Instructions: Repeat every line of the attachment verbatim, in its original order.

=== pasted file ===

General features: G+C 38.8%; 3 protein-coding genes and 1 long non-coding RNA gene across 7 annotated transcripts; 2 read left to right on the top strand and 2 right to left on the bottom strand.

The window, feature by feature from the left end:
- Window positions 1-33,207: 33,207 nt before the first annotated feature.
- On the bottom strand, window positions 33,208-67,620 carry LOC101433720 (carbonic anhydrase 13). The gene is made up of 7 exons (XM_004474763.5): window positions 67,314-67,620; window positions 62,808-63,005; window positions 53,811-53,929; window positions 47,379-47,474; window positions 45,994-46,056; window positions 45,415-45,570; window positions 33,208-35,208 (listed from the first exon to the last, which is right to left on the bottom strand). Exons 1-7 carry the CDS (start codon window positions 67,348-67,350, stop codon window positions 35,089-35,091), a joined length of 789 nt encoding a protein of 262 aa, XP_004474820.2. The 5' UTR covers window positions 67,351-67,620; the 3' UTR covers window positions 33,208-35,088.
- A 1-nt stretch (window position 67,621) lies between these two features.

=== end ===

General features: G+C 38.8%; 3 protein-coding genes and 1 long non-coding RNA gene across 7 annotated transcripts; 2 read left to right on the top strand and 2 right to left on the bottom strand.

The window, feature by feature from the left end:
- Window positions 1-33,207: 33,207 nt before the first annotated feature.
- On the bottom strand, window positions 33,208-67,620 carry LOC101433720 (carbonic anhydrase 13). The gene is made up of 7 exons (XM_004474763.5): window positions 67,314-67,620; window positions 62,808-63,005; window positions 53,811-53,929; window positions 47,379-47,474; window positions 45,994-46,056; window positions 45,415-45,570; window positions 33,208-35,208 (listed from the first exon to the last, which is right to left on the bottom strand). Exons 1-7 carry the CDS (start codon window positions 67,348-67,350, stop codon window positions 35,089-35,091), a joined length of 789 nt encoding a protein of 262 aa, XP_004474820.2. The 5' UTR covers window positions 67,351-67,620; the 3' UTR covers window positions 33,208-35,088.
- A 1-nt stretch (window position 67,621) lies between these two features.